Simpler BAS

The Government and the ATO have heralded this a big reduction in red tape for small business but for most it will be the dropping of one number only. The total purchases figure, which you will probably need to have calculated to work out how much GST you paid suppliers.

From 1 July 2017, Simpler BAS is the default reporting method for small businesses with a GST turnover of less than $10 million. They have less GST information to report on their BAS.

Small businesses only need to report:

  • G1 Total sales
  • 1A GST on sales
  • 1B GST on purchases

The following GST information is no longer required:

  • G2 Export sales
  • G3 GST-free sales
  • G10 Capital purchases
  • G11 Non-capital purchases

Simpler BAS does not affect how other taxes are reported (eg PAYG income tax instalments or PAYG tax withheld), or how often you lodge your BAS.

You still need to keep records, such as tax invoices, as proof of any claims you make in your BAS and income tax return lodgements.

This short video provides an overview of Simpler BAS.

Government confirms it intends to abolish the Australian Charities and Not-for-profits Commission

Federal Social Services Minister Kevin Andrews has revealed the government’s desire to replace the charity regulator, the Australian Charities and Not-for-profits Commission (ACNC) with a charity evaluator model based on the US-based Charity Navigator. Regulation of charities would return to the Australian Securities and Investments Commission (ASIC) and the Australian Taxation Office (ATO).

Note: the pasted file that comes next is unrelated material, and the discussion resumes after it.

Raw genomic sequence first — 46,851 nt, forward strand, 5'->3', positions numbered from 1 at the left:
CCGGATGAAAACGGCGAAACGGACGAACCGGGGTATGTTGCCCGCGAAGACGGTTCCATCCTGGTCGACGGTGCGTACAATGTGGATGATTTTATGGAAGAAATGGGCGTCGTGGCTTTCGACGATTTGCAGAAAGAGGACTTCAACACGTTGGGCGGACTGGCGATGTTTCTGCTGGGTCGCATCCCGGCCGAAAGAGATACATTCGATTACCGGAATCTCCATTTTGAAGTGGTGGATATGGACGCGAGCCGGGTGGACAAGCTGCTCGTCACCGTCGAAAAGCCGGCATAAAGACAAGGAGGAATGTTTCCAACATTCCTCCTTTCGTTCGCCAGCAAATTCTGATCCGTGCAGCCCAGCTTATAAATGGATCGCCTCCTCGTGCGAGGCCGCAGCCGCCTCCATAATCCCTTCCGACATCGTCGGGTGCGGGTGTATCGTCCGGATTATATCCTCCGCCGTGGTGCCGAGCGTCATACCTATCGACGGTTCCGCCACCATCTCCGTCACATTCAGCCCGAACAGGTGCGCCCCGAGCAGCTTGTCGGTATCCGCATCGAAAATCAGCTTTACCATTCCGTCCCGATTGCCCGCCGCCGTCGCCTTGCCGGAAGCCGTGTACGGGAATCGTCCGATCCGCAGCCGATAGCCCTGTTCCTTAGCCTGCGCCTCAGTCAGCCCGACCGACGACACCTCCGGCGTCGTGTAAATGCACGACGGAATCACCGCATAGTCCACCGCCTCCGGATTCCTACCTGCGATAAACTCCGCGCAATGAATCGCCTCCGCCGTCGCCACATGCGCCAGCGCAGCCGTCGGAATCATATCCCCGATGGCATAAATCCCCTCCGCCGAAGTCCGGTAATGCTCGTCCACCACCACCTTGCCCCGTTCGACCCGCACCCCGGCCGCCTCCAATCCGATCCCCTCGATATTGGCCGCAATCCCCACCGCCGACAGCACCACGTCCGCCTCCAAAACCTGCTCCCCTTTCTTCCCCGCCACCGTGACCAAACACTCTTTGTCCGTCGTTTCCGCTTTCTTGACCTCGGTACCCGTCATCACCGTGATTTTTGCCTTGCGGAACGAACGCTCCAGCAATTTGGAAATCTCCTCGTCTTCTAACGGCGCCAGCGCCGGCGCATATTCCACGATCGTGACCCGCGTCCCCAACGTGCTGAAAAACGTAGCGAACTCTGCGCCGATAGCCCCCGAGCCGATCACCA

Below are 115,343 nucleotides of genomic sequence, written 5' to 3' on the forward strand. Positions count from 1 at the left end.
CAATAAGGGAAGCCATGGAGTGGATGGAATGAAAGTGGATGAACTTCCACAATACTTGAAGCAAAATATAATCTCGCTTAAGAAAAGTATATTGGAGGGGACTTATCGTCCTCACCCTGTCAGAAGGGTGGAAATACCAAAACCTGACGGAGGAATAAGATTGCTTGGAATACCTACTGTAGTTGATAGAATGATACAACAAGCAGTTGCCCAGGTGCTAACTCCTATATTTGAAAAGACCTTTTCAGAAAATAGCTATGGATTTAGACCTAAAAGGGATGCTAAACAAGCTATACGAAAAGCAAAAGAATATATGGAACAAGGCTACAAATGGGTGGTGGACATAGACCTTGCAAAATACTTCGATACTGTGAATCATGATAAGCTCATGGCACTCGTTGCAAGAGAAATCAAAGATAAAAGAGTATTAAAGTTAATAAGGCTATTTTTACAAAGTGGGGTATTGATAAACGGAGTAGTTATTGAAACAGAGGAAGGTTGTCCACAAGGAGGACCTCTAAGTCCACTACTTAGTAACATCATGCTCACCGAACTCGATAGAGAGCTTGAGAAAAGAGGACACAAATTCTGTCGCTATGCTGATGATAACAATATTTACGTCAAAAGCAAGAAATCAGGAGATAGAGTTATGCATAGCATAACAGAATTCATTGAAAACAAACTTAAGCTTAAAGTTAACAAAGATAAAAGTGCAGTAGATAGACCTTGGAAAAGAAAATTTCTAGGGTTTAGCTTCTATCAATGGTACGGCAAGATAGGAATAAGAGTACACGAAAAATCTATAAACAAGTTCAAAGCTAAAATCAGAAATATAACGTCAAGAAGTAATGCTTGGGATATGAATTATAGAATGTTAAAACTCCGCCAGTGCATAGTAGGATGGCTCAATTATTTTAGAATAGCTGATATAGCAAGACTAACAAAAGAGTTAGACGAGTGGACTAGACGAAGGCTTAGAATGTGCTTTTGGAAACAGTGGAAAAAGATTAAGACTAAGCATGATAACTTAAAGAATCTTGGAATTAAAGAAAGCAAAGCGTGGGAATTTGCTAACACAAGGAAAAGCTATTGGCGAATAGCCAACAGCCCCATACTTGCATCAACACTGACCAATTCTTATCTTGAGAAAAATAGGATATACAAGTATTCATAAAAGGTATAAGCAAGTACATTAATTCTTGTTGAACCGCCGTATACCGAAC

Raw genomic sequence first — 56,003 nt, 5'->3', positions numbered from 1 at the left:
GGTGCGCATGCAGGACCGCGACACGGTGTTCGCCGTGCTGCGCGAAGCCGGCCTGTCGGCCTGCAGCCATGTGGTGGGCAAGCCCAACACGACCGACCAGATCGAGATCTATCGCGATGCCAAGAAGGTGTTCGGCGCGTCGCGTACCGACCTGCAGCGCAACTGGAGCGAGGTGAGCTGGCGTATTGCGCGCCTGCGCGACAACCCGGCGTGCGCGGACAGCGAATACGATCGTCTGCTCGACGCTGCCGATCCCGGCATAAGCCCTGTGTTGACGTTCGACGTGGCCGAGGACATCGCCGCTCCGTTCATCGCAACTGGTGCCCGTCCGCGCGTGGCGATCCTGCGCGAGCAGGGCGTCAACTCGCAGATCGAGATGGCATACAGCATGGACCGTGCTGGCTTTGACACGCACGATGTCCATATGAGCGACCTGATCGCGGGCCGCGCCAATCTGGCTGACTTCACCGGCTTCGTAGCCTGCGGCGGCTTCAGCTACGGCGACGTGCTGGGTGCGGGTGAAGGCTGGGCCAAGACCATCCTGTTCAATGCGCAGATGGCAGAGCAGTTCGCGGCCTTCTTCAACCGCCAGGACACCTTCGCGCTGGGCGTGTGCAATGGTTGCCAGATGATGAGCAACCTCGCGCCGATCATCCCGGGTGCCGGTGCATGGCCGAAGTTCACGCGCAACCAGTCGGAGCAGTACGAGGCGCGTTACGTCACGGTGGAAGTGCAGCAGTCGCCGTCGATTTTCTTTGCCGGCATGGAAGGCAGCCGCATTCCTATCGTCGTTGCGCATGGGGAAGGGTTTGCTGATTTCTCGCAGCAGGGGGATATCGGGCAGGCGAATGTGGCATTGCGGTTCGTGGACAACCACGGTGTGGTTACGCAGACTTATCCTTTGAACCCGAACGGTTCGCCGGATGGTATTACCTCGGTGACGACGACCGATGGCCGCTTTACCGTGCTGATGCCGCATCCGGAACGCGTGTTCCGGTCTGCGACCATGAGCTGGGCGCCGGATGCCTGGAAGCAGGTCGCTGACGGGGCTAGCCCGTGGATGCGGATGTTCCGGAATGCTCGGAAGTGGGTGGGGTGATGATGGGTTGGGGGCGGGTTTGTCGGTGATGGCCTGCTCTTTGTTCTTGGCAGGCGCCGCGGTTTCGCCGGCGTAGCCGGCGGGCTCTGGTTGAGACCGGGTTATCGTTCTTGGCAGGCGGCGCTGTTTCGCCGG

Since its inception at the end of 2012, the ACNC has been building the Register, which is at the heart of charity regulation. It provides a free, online, credible, searchable database on charities. The public and donors can — for the first time — identify bona fide charities by searching the Register.

The data on the register comes from information provided at the point of registration and on the Annual Information Statement (AIS) that all charities are required to provide to the ACNC each year. Research has shown that it takes charities ten minutes to complete the AIS — this is not an onerous compliance obligation.

The national collection of information on the charity sector and its dissemination through the public portal on the ACNC website allows all stakeholders who wish to donate, volunteer and be involved with charities to access easily information about every charity in Australia and provides comparability. Those charities fulfilling their mission and with good governance arrangements in place welcome the transparency. However, having finally acquired this extraordinary national collection of data on the charity sector, which can influence understanding of its economic and social value, research, policy development and donor decisions, we risk going back to being in the dark about charities and their contribution, as data collection will no longer tied to the AIS.

To me, this looks like major step bqckwards.

See the Governance Institute of Australia’s take on this at